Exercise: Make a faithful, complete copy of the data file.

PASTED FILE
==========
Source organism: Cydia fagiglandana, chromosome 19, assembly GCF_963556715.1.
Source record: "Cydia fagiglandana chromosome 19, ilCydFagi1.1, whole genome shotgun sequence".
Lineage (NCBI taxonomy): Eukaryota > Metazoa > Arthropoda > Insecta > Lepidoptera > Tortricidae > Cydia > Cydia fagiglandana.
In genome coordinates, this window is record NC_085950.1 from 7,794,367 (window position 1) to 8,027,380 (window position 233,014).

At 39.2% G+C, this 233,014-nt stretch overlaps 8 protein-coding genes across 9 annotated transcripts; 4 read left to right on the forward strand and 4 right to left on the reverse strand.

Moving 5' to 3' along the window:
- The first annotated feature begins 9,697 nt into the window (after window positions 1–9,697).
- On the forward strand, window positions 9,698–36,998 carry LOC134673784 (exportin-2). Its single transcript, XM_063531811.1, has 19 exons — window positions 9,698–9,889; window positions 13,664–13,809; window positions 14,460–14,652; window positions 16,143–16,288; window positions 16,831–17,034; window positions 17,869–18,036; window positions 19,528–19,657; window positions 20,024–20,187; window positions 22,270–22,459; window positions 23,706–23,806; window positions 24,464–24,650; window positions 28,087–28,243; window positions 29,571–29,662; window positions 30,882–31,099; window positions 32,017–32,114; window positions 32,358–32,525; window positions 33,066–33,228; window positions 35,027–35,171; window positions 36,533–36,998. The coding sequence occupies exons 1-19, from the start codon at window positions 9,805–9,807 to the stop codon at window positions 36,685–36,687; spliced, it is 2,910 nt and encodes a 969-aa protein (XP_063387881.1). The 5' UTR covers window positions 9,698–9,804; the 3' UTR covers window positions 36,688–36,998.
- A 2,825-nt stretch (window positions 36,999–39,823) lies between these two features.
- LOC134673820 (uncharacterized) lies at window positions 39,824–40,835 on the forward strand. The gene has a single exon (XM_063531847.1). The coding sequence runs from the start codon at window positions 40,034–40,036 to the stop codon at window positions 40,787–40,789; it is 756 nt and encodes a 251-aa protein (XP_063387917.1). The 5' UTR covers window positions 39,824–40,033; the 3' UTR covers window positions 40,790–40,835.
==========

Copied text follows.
Source organism: Cydia fagiglandana, chromosome 19, assembly GCF_963556715.1.
Source record: "Cydia fagiglandana chromosome 19, ilCydFagi1.1, whole genome shotgun sequence".
Lineage (NCBI taxonomy): Eukaryota > Metazoa > Arthropoda > Insecta > Lepidoptera > Tortricidae > Cydia > Cydia fagiglandana.
In genome coordinates, this window is record NC_085950.1 from 7,794,367 (window position 1) to 8,027,380 (window position 233,014).

At 39.2% G+C, this 233,014-nt stretch overlaps 8 protein-coding genes across 9 annotated transcripts; 4 read left to right on the forward strand and 4 right to left on the reverse strand.

Moving 5' to 3' along the window:
- The first annotated feature begins 9,697 nt into the window (after window positions 1–9,697).
- On the forward strand, window positions 9,698–36,998 carry LOC134673784 (exportin-2). Its single transcript, XM_063531811.1, has 19 exons — window positions 9,698–9,889; window positions 13,664–13,809; window positions 14,460–14,652; window positions 16,143–16,288; window positions 16,831–17,034; window positions 17,869–18,036; window positions 19,528–19,657; window positions 20,024–20,187; window positions 22,270–22,459; window positions 23,706–23,806; window positions 24,464–24,650; window positions 28,087–28,243; window positions 29,571–29,662; window positions 30,882–31,099; window positions 32,017–32,114; window positions 32,358–32,525; window positions 33,066–33,228; window positions 35,027–35,171; window positions 36,533–36,998. The coding sequence occupies exons 1-19, from the start codon at window positions 9,805–9,807 to the stop codon at window positions 36,685–36,687; spliced, it is 2,910 nt and encodes a 969-aa protein (XP_063387881.1). The 5' UTR covers window positions 9,698–9,804; the 3' UTR covers window positions 36,688–36,998.
- A 2,825-nt stretch (window positions 36,999–39,823) lies between these two features.
- LOC134673820 (uncharacterized) lies at window positions 39,824–40,835 on the forward strand. The gene has a single exon (XM_063531847.1). The coding sequence runs from the start codon at window positions 40,034–40,036 to the stop codon at window positions 40,787–40,789; it is 756 nt and encodes a 251-aa protein (XP_063387917.1). The 5' UTR covers window positions 39,824–40,033; the 3' UTR covers window positions 40,790–40,835.